Florida's Broward County Braces For Migrant Influx
ARI SHAPIRO, HOST:
The federal government wants to send a thousand migrants a month to two counties in Florida. Local officials in Broward and Palm Beach Counties revealed this plan even though U.S. Customs and Border Protection has not publicly announced it. They've been told the migrant families will start arriving in about two weeks. Broward County Mayor Mark Bogen calls it a humanitarian crisis. And he joins us now from Fort Lauderdale. Welcome to the program.
MARK BOGEN: Thank you. Good to be here.
SHAPIRO: When did you first get word of this plan to relocate migrants from the Texas border to South Florida?
BOGEN: So two days ago, we were notified by our sheriffs, the Palm Beach County sheriff, through the Broward County sheriff. I believe they were notified by Border Patrol that 135 people will be sent each week to Broward County and Palm Beach County. The sheriffs then turned and notified myself as mayor of the county. And with that notification came no instructions on sheltering these people, feeding these people, housing these people, determining the health of anybody. Just, here's 135 people coming every week. Good luck. That's basically what the message has been.
SHAPIRO: What was your initial reaction to that?
BOGEN: Pretty much disbelief. Normally, when anything happens like this, the federal government contacts the state government, the state government then will contact the local county government, like us. In this situation, no protocol. There's been nothing communicated in those channels. We've contacted the governor's office. They have no idea. We contacted our U.S. Senators Scott and Rubio. They had no idea. We contacted our congresspeople. Nobody was informed by the Trump administration about any of this.
SHAPIRO: And did you get the sense that this is a done deal - this was not, like, a draft plan or a trial balloon?
BOGEN: You know, we have to take it seriously. We don't know if it's a done deal. We're taking the word of the Border Patrol, who's communicated to our sheriffs. And we have to take it seriously because in less than two weeks, we may have 135 people each week to deal with, and we have no facilities currently to put anybody, anywhere.
SHAPIRO: Do you have any idea why these two South Florida counties were chosen as a destination for these migrant families?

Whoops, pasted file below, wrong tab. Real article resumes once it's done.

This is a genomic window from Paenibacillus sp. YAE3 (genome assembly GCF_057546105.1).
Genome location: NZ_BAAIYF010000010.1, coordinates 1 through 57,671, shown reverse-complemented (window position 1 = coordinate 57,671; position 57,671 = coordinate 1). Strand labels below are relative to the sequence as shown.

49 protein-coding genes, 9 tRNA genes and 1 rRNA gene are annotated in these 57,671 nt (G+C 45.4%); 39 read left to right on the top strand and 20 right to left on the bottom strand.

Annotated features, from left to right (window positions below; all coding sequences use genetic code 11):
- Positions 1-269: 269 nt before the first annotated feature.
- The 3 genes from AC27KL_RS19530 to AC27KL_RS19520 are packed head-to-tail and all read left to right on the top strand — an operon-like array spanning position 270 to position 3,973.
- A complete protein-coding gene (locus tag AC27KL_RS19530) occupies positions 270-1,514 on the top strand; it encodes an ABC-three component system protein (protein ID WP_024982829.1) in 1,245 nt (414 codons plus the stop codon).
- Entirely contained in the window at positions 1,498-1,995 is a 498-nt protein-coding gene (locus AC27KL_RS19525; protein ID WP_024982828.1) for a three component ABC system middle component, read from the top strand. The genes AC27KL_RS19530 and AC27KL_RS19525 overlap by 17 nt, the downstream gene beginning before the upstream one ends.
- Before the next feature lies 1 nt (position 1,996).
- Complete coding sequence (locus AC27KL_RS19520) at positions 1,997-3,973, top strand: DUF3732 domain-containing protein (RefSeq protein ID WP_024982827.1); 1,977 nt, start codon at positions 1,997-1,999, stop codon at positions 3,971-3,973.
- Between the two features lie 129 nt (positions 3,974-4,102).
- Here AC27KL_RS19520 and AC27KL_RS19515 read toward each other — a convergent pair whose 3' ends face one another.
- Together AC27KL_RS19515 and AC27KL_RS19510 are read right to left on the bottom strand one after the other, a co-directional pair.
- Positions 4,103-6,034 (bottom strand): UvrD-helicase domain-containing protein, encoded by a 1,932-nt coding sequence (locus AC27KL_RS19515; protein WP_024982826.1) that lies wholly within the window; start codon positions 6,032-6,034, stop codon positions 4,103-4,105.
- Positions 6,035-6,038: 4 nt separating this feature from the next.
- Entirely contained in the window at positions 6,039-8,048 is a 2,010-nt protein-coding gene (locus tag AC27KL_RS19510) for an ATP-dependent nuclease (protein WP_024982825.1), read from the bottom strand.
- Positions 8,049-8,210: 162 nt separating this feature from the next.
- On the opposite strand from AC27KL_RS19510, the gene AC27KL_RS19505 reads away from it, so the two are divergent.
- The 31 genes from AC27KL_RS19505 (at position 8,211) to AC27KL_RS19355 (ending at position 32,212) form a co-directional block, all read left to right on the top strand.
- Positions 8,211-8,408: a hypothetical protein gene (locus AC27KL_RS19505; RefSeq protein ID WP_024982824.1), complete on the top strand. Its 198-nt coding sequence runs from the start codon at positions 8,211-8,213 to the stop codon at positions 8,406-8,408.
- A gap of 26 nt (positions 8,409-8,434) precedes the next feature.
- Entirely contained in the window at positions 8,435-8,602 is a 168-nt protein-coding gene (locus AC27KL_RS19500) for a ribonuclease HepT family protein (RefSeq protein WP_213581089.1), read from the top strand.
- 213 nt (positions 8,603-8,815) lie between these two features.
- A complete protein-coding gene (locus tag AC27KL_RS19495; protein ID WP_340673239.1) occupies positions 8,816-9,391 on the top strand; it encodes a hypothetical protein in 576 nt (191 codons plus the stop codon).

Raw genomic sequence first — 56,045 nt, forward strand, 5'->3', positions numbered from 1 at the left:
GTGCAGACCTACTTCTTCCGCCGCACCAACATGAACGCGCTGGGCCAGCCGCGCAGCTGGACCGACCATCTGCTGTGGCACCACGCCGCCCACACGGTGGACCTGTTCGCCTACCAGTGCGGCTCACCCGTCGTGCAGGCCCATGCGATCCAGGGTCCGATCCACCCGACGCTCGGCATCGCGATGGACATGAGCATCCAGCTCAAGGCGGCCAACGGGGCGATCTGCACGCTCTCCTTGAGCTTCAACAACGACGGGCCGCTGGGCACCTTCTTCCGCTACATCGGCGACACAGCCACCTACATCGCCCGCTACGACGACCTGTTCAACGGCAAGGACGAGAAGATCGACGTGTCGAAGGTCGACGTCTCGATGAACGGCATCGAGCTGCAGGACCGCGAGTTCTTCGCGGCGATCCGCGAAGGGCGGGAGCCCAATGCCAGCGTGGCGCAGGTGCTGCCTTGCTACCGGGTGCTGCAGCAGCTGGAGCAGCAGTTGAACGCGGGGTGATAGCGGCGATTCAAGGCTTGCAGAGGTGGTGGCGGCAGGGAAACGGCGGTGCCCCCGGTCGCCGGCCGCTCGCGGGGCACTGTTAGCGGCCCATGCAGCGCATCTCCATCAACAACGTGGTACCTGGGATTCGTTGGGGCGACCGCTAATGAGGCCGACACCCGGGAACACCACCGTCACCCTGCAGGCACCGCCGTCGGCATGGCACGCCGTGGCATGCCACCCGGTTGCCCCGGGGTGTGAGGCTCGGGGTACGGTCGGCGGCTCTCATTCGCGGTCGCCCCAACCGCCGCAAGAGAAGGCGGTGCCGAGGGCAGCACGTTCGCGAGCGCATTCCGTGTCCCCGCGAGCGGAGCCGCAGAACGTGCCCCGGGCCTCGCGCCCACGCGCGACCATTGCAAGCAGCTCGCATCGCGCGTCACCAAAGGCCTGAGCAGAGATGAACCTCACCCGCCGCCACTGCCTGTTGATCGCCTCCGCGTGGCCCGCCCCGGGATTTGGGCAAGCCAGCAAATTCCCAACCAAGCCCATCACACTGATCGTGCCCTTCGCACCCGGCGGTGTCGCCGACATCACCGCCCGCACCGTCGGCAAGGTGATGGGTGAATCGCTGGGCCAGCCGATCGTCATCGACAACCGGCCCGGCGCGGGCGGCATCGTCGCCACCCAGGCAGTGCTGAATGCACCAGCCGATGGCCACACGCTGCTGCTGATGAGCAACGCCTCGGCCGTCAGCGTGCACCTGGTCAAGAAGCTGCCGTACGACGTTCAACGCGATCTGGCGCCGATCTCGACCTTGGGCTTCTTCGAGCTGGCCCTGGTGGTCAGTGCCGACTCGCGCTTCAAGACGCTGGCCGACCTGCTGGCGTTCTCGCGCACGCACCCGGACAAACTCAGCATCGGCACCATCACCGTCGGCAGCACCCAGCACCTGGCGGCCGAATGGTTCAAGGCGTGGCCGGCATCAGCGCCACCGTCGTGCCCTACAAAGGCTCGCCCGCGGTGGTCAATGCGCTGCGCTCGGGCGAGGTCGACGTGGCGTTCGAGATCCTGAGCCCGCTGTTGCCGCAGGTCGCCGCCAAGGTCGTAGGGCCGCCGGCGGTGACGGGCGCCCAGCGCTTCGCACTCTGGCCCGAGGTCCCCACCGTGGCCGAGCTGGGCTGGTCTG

BOGEN: You know, in April, I read that Trump was threatening to bring people to sanctuary cities. However, in March 2017, the Broward County Commission voted while we are a welcoming and inclusive county, we're not a sanctuary county. So my only guess, which I think is correct, is that Donald Trump is doing this politically. We're a Democratic county, Broward County, and I'm going to believe that he's doing this because the majority of this county is Democratic.
SHAPIRO: You're a Democratic county in a state where both senators and the governor are Republicans. Do you think they could have any influence here?
BOGEN: I think they could have influence if the president is listening. I'm going to anticipate that the president is not listening at this point. This is really an inhumane act that the president is doing. It's irresponsible policy. Usually, you've got to have a plan. You have an organized plan to deal with people. You know, we in Broward County will do the best we can to help these people, but to just bring people to a county with no plan, no money, no resources, what he's going to create is a homeless tent encampment. Our county officials are working now with charities and organizations that we're trying and regional to meet with other governments to try to see what we can do, but it's going to be tough.
SHAPIRO: You're suggesting that President Trump is doing this to make a political point. But could there be a purpose in letting somebody in a different part of the country feel the experience of what border counties in Texas and other border states have been dealing with for years now?
BOGEN: You know, the reason I feel it's politically motivated is because - we are happy to take in the 135 people. We could take in hundreds of people if there's funding, if there's resources. We will utilize our staff and our community to help these people. But when you bring 135 people each week with nothing - no organized plan, no discussion on how are we going to house them, feed them, take care of them - then it looks vindictive.
SHAPIRO: Mayor Bogen, thanks for speaking with us today.
BOGEN: Thank you so much.
NPR transcripts are created on a rush deadline by an NPR contractor. This text may not be in its final form and may be updated or revised in the future. Accuracy and availability may vary. The authoritative record of NPR’s programming is the audio record.